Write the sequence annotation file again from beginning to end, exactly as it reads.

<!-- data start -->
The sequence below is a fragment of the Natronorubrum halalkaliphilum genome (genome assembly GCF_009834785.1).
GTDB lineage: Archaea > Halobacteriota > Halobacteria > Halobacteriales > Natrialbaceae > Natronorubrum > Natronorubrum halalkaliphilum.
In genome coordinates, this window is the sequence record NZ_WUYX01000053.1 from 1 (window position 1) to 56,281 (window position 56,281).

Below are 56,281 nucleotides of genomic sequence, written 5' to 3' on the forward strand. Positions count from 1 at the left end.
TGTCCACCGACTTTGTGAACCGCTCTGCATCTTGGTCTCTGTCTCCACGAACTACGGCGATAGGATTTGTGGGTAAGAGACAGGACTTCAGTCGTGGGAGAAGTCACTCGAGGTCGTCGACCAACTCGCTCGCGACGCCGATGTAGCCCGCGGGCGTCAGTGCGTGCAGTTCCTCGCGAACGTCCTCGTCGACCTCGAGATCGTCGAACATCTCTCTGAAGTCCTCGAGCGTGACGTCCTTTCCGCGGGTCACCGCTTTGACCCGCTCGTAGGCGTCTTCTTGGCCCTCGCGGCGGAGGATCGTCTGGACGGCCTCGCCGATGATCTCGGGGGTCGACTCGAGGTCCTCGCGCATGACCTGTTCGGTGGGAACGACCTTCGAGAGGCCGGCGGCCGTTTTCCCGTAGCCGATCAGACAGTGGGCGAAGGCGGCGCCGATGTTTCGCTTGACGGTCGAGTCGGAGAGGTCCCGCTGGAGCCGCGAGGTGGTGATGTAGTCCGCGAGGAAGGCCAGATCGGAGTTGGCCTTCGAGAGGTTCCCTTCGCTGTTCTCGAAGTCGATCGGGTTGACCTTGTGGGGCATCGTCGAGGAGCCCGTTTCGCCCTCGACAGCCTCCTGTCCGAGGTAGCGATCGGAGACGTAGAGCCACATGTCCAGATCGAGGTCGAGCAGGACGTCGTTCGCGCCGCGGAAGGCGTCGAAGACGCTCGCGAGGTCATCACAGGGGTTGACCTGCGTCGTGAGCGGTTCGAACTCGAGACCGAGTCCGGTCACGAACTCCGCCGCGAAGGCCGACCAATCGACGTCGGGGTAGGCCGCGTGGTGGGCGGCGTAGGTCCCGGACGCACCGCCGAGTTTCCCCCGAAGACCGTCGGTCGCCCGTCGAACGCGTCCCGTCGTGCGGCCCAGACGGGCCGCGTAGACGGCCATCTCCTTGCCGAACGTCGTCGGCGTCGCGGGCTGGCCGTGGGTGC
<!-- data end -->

The sequence below is a fragment of the Natronorubrum halalkaliphilum genome (genome assembly GCF_009834785.1).
GTDB lineage: Archaea > Halobacteriota > Halobacteria > Halobacteriales > Natrialbaceae > Natronorubrum > Natronorubrum halalkaliphilum.
In genome coordinates, this window is the sequence record NZ_WUYX01000053.1 from 1 (window position 1) to 56,281 (window position 56,281).

Below are 56,281 nucleotides of genomic sequence, written 5' to 3' on the forward strand. Positions count from 1 at the left end.
TGTCCACCGACTTTGTGAACCGCTCTGCATCTTGGTCTCTGTCTCCACGAACTACGGCGATAGGATTTGTGGGTAAGAGACAGGACTTCAGTCGTGGGAGAAGTCACTCGAGGTCGTCGACCAACTCGCTCGCGACGCCGATGTAGCCCGCGGGCGTCAGTGCGTGCAGTTCCTCGCGAACGTCCTCGTCGACCTCGAGATCGTCGAACATCTCTCTGAAGTCCTCGAGCGTGACGTCCTTTCCGCGGGTCACCGCTTTGACCCGCTCGTAGGCGTCTTCTTGGCCCTCGCGGCGGAGGATCGTCTGGACGGCCTCGCCGATGATCTCGGGGGTCGACTCGAGGTCCTCGCGCATGACCTGTTCGGTGGGAACGACCTTCGAGAGGCCGGCGGCCGTTTTCCCGTAGCCGATCAGACAGTGGGCGAAGGCGGCGCCGATGTTTCGCTTGACGGTCGAGTCGGAGAGGTCCCGCTGGAGCCGCGAGGTGGTGATGTAGTCCGCGAGGAAGGCCAGATCGGAGTTGGCCTTCGAGAGGTTCCCTTCGCTGTTCTCGAAGTCGATCGGGTTGACCTTGTGGGGCATCGTCGAGGAGCCCGTTTCGCCCTCGACAGCCTCCTGTCCGAGGTAGCGATCGGAGACGTAGAGCCACATGTCCAGATCGAGGTCGAGCAGGACGTCGTTCGCGCCGCGGAAGGCGTCGAAGACGCTCGCGAGGTCATCACAGGGGTTGACCTGCGTCGTGAGCGGTTCGAACTCGAGACCGAGTCCGGTCACGAACTCCGCCGCGAAGGCCGACCAATCGACGTCGGGGTAGGCCGCGTGGTGGGCGGCGTAGGTCCCGGACGCACCGCCGAGTTTCCCCCGAAGACCGTCGGTCGCCCGTCGAACGCGTCCCGTCGTGCGGCCCAGACGGGCCGCGTAGACGGCCATCTCCTTGCCGAACGTCGTCGGCGTCGCGGGCTGGCCGTGGGTGC